Legislature(2009 - 2010)BUTROVICH 205
03/17/2010 01:30 PM Senate HEALTH & SOCIAL SERVICES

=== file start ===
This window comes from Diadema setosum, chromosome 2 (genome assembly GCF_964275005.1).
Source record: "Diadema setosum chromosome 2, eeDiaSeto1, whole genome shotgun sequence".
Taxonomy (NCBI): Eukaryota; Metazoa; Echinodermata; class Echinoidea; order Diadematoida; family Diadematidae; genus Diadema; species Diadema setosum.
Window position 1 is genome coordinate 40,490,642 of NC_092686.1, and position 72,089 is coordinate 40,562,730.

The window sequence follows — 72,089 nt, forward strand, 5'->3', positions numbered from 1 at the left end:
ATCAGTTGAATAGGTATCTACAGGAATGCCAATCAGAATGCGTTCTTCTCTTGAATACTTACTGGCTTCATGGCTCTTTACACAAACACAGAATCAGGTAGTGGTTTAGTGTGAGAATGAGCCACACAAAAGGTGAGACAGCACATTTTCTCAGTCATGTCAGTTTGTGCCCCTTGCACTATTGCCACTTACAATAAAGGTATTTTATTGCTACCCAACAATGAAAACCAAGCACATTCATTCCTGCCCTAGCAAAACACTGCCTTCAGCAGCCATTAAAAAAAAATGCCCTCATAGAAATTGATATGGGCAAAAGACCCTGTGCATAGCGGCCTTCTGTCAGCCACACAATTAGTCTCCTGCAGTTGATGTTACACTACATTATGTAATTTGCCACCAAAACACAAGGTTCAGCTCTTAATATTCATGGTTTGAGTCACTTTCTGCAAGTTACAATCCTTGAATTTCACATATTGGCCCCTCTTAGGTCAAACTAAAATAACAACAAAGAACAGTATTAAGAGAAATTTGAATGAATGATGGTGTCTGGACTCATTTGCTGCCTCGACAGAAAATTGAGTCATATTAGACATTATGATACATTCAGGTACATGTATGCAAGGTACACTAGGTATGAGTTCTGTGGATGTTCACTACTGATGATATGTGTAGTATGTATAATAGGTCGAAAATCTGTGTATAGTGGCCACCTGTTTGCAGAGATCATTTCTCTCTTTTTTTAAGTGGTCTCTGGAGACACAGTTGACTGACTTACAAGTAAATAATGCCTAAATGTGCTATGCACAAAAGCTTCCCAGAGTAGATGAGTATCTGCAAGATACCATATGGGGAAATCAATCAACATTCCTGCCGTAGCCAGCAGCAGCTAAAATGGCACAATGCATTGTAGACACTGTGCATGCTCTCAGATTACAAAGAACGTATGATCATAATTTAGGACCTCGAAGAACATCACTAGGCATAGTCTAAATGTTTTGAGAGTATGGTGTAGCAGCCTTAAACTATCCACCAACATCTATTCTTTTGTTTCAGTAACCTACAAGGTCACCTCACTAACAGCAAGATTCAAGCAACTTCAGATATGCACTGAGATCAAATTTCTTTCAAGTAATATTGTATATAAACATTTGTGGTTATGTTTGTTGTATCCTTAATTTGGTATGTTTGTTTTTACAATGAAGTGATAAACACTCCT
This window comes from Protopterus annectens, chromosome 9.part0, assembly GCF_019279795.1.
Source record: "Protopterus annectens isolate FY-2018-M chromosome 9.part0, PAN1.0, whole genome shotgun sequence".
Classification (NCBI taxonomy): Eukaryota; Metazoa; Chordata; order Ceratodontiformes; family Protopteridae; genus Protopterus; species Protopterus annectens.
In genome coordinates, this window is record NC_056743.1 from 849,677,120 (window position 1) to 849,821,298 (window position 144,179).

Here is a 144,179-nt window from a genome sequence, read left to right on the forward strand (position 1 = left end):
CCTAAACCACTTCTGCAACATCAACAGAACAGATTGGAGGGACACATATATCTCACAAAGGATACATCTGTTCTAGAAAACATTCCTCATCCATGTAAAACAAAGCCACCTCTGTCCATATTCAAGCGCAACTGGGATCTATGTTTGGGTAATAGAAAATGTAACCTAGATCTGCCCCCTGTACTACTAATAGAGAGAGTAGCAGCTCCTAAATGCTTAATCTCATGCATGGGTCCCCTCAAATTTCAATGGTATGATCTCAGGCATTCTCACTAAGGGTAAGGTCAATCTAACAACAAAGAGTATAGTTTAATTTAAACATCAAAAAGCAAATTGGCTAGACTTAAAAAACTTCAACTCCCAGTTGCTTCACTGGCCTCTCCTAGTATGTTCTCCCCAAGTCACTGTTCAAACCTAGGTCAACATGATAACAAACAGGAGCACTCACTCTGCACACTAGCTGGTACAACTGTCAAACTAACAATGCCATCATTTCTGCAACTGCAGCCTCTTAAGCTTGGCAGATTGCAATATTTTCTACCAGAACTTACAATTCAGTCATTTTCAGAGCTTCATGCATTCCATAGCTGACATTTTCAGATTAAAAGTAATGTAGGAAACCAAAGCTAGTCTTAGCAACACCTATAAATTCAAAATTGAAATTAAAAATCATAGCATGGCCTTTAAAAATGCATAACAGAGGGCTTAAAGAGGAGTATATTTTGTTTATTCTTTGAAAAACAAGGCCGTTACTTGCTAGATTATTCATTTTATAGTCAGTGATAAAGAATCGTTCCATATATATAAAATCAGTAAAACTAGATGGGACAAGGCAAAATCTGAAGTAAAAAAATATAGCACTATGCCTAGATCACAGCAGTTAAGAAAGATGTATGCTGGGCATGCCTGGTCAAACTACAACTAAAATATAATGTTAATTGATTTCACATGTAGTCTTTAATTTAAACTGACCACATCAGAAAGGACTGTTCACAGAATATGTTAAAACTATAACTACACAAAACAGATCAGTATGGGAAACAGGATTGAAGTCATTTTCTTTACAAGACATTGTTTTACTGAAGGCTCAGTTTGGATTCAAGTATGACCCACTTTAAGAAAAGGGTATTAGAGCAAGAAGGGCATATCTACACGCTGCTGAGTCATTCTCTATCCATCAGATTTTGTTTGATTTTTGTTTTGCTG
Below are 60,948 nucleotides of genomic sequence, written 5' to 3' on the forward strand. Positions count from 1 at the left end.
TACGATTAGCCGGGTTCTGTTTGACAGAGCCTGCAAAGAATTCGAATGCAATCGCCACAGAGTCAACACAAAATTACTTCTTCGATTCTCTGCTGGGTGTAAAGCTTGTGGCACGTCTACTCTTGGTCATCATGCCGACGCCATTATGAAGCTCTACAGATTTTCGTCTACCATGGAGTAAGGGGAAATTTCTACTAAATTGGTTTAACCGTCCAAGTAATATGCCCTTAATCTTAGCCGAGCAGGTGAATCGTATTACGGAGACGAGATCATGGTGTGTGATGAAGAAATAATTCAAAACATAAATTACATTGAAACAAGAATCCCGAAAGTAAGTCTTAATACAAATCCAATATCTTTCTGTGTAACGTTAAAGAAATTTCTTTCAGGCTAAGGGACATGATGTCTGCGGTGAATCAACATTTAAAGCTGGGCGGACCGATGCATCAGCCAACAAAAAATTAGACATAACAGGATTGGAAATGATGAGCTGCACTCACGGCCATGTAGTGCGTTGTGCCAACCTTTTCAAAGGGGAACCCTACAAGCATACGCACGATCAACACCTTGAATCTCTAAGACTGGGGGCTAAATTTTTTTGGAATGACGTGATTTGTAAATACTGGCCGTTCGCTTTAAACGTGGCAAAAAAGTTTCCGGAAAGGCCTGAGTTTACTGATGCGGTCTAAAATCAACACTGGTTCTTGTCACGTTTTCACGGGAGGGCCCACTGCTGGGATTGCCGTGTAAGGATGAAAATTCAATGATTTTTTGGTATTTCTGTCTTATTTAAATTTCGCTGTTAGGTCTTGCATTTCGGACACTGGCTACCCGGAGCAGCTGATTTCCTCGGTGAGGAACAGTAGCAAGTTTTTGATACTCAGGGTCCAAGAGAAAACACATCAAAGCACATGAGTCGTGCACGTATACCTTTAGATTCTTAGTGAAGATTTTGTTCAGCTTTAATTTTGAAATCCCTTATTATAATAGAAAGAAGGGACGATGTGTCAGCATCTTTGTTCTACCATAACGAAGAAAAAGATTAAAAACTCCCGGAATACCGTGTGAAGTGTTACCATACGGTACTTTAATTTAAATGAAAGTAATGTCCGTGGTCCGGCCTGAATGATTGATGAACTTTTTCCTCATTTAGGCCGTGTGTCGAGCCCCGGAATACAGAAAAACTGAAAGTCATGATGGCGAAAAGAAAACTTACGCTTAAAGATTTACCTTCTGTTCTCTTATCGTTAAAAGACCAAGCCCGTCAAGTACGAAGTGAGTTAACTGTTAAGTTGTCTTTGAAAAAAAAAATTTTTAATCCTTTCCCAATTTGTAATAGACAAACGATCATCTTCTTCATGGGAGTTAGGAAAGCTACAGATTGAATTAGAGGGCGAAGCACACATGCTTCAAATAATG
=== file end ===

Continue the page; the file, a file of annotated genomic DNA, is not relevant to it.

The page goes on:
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SB 295-FLAME RETARDANTS AND TOXIC CHEMICALS 2:03:04 PM Chair Davis announced the consideration of SB 295. MEGAN ROGERS, Intern to Senator Bill Wielechowski, said SB 295 will ban the use of Polybrominated diphenyl ethers (PBDEs) as flame retardants in consumer products like mattresses, textiles, and electronics. These chemicals are bio-accumulative and toxic to humans and the environment. When PBDEs burn they can potentially create more toxic substances, including a form of dioxin, making them highly dangerous for firefighters battling a blaze. Alternatives to their use are available and cost- effective. Eleven states have proposed and four have enacted PDBE policies prohibiting the manufacture, distribution and use of products containing PBDEs. SB 295 will empower the Department of Environmental Conservation (DEC) to educate retailers to identify products that contain these chemicals and fine companies that fail to comply with the ban. The Department of Environmental Conservation (DEC) must develop a list of chemicals of concern along with other alternatives and every three years report on the progress of the ban. Exemptions apply if the prohibited product is part of a transportation vehicle or if the product is used in an industrial mining process or a resold item. Every year 50 million pounds of PBDEs are built into products in North America even though it's a developmental toxin and possible carcinogen. SB 295 attempts to protect Alaskans from preventable exposure to these toxins. 2:07:28 PM SENATOR PASKVAN asked if the intent is that this will apply to household products or if it is intended to be more broadly applicable to public buildings. MS. ROGERS said most major name-brand companies already use alternatives to PDBEs. SENATOR WIELECHOWSKI added that the bill essentially says that the use, manufacture or distribution of PBDE chemicals is prohibited with the limited exceptions listed on page 2, lines 21-30. It just so happens that the majority of the products that contain these chemicals are in households. SENATOR PASKVAN asked if there's any evidence that banning these chemicals would increase the frequency of fires or related injuries. MS. ROGERS deferred the question to Ms. Verbrugge with the Department of Health and Social Services (DHSS). 2:11:00 PM LORI VERBRUGGE, Department of Health and Social Services (DHSS), said she is a toxicologist so her expertise relates to the environmental behavior of PBDE chemicals and their effect on the health on humans and animals. She doesn't have expertise to answer the specific question regarding the possible increased risk of fire and related injuries. SENATOR PASKVAN asked if she has any anecdotal information that would indicate an unintended consequence of banning PBDE chemicals. MS VERBRUGGE replied she hasn't heard anything to that effect. 2:12:33 PM DR. DAVID HEIMBACH, Professor of Surgery, University of Washington, said he takes care of all of the Alaskan burn patients and there were about 35 last year. He said that he has very strong feelings that sort of flame retardant should be used in sleepwear and mattresses because people who don't have this protection are at significant risk in the event of fire. He related a story of a six-week-old baby whose crib mattress did not have flame retardant. A dog knocked a candle into the crib and the baby sustained a devastating 75 percent burn, but a pillow in the bed had flame retardant and did not catch fire. DR. HEIMBACH stressed that he is not "in the pocket" of anyone who produces flame retardant, but he believes that having some kind of flame retardant in products that are at risk of catching fire is imperative. He related another incident of a 70 year old woman whose chenille robe caught fire when she leaned over her gas stove. She sustained a 35 percent total body burn. This was devastating for the woman and her grandchildren who watched her catch fire. He urged the committee to think very carefully before completely banning fire retardants. The Environmental Protection Agency (EPA) is working with manufacturers to remove deca-BDE from flame retardants by 2013 and he believes that it would be highly premature for a state to ban their use before an alternative is available. 2:16:53 PM PATTI SAUNDERS, Director of Development, ARC of Anchorage, stated strong support for SB 295. She explained that ARC of Anchorage is a private not-for-profit organization that serves people with developmental disabilities and mental health issues so that they can lead rich and productive lives. She said she and her coworkers would be happy to go out of business because all preventable disabilities have been prevented, but they need legislative help to address prevention. Learning and developmental disabilities impact the quality of life for people and their families and impose a financial burden on the state through special education and increased health care costs. The incidence of learning and developmental disabilities has been rising rapidly. In fact, 7.3 percent of the public school students in the Anchorage School District have disabilities. Scientific evidence has proven that certain chemicals, including deca-BDE, can cause learning and developmental disorders. Young children's developing brains and bodies are particularly susceptible to exposure and the damage can be permanent. PBDE residues have been consistently found in tissue samples of new mothers and their infants. Ingesting contaminated breast milk is one of two major sources of PBDE exposure in children. This is an issue worldwide, although North American women have the largest average body burden of PBDE's. SB 295 will help protect children from needless exposure to this toxic chemical. So much in life can't be controlled but adults do have an obligation to their children to take responsibility for things that can make a difference. SB 295 can make a difference. MS. SAUNDERS referenced the previous testimony and noted that the International Association of Firefighters has gone on record opposing the use of PDBEs because their use puts firefighters at much higher risk. 2:22:56 PM JIM GILL, representing himself, stated opposition to SB 295. He personally knows people whose lives were saved because of fire retardants. Until there's a better solution, the costs can outweigh whatever benefit might be achieved by passing SB 295. 2:24:07 PM GREG PATTERSON, representing himself, said he has been a volunteer fireman much of his life. He carries burn victims out of buildings and he strongly believes that people need the protection provided by flame retardants. He questioned why the ban is placed on some but not all products if these chemicals are so dangerous, and suggested it might be better to wait until the definitive research is finished before making this a law. The benefits of these life-saving retardants might outweigh the dangers of using them, but that won't be clear until the research is done. While studies of these bio-accumulative toxins do indicate danger, the Center for Disease Control has stated that the conditions have to be ideal to enter the environment and the exposure has to be acute and repeated. He urged the committee to wait until all of the information is in before making these chemicals illegal. 2:28:19 PM KRISTIN RYAN, Director, Division of Environmental Health, Department of Environmental Conservation (DEC), Alaska, said she is available for questions. 2:28:38 PM SARA HANNON, representing herself, said she recently became a registered nurse and she is speaking in strong support of SB 295. It will phase out PBDEs and support the use of safer alternatives that are already on the market. PBDEs are linked to thyroid problems, which is significant because changes in thyroid hormone levels affect almost all the systems in the body. Since safer alternatives are available, there should be a law supporting their use. During clinical rotations she learned that some babies and children may spend a year or more in hospitals sleeping on mattresses that may contain PBDEs. The first day she rotated in the emergency room a woman came in with an inhalation injury from her couch that was treated with flame retardant and didn't burn. She later died and the physician and nurses speculated that it was because she inhaled toxic fumes from the couch. SB 295 makes a lot of sense, she concluded. 2:31:28 PM PAMELA K. MILLER Executive Director, Alaska Community Action on Toxics (ACAT), said she is a biologist speaking in support of SB 295. ACAT is a statewide environmental health organization that conducts research and provides educational programs, technical assistance, and training. She noted that she provided written information about the harms related to this class of chemicals and the strong support firefighting and health organizations have expressed for the ban. PBDEs are used in plastic casings of consumer electronics, upholstered furniture, and mattresses, but there are safer and effective alternatives. PBDEs are chemically similar to PCBs, which have been banned for 30 years. They are persistent and tend to accumulate in the bodies of animals and people. Addressing fire safety, she said that phasing these fire retardant chemicals out does not mean lowering safety standards. Many electronic manufacturers have already adopted new materials and designs that meet safety codes without relying on deca or other bromanated flame retardants. These alternate products have saved thousands of lives and their use has not been accompanied by an increase in fires or fire casualties. MS. MILLER said they know that people are exposed through inhalation of indoor air and dust particles and through foods that are contaminated with PBDEs. Exposure occurs in the uterus and infants are exposed through the mother's breast milk. Over time PBDEs have increased significantly in the bodies of people, particularly in North America. Northern people are at greater risk of exposure because these chemicals are transported through wind and ocean currents and they tend to concentrate in the flesh of animals that are used as traditional food sources. Alaskans may also be at higher risk because their homes are closed in more than homes in warmer climates. PDBEs are known to harm neurodevelopment, reproduction, thyroid function, and are implicated in immune system suppression. SB 295 is an important measure to protect the health of Alaskans, particularly those fighting fires. It is especially important as a measure to protect the health of children whose developing brains are more vulnerable. SB 295 will not compromise fire safety or harm Alaska businesses because of the prevalence of safer alternatives. She urged passage. 2:37:22 PM SENATOR PASKVAN asked if she has any information regarding whether the ban of PBDEs would increase the frequency of hazards or related injuries of fire. MS. MILLER answered that in places where PBDEs have been banned there has been no compromise in fire safety. SENATOR PASKVAN referenced the testimony that cited the CDC research and asked if the scientific community is divided on the issue. 2:38:53 PM MS. MILLER responded she believes that the consensus in the scientific and health communities is quite clear and more studies are coming out in peer review literature every day. The EPA recognized the significant harm that deca and other brominated flame retardants present and negotiated a voluntary phase out with three major manufacturers. She reiterated that there are effective, safe, and economical alternatives already on the market. This bill is not about compromising fire safety. That wouldn't be responsible, but it is responsible to phase out this class of chemicals that are highly harmful to human health. SENATOR PASKVAN summarized that she believes that fire safety will be comparable and the health risks to Alaskans will be reduced. MS. MILLER agreed. 2:40:44 PM SHARON WHYTAL, representing herself, said she is a registered nurse who supports SB 295 and she would urge the committee to do likewise. As a nurse, she is concerned about emerging science linking PBDEs to adverse health effects including learning and memory impairment, brain development, cancer, and thyroid problems. Higher concentrations of these chemicals are found in northern regions, but scientists are finding impacts at lower concentrations. SB 295 is an important measure to protect workers and the general public. In fact, the American Public Health Association has passed a resolution urging state and federal governments to phase out the use of PDBEs in products manufactured in the U. S. Safer alternatives are already available so fire safety wouldn't be compromised by eliminating PDBEs. As a society we need to be proactive about health issues; many other countries have already taken this step, she concluded. CHAIR DAVIS urged anyone who would like to submit written testimony to do so before the meeting on Monday. She held SB 295 in committee.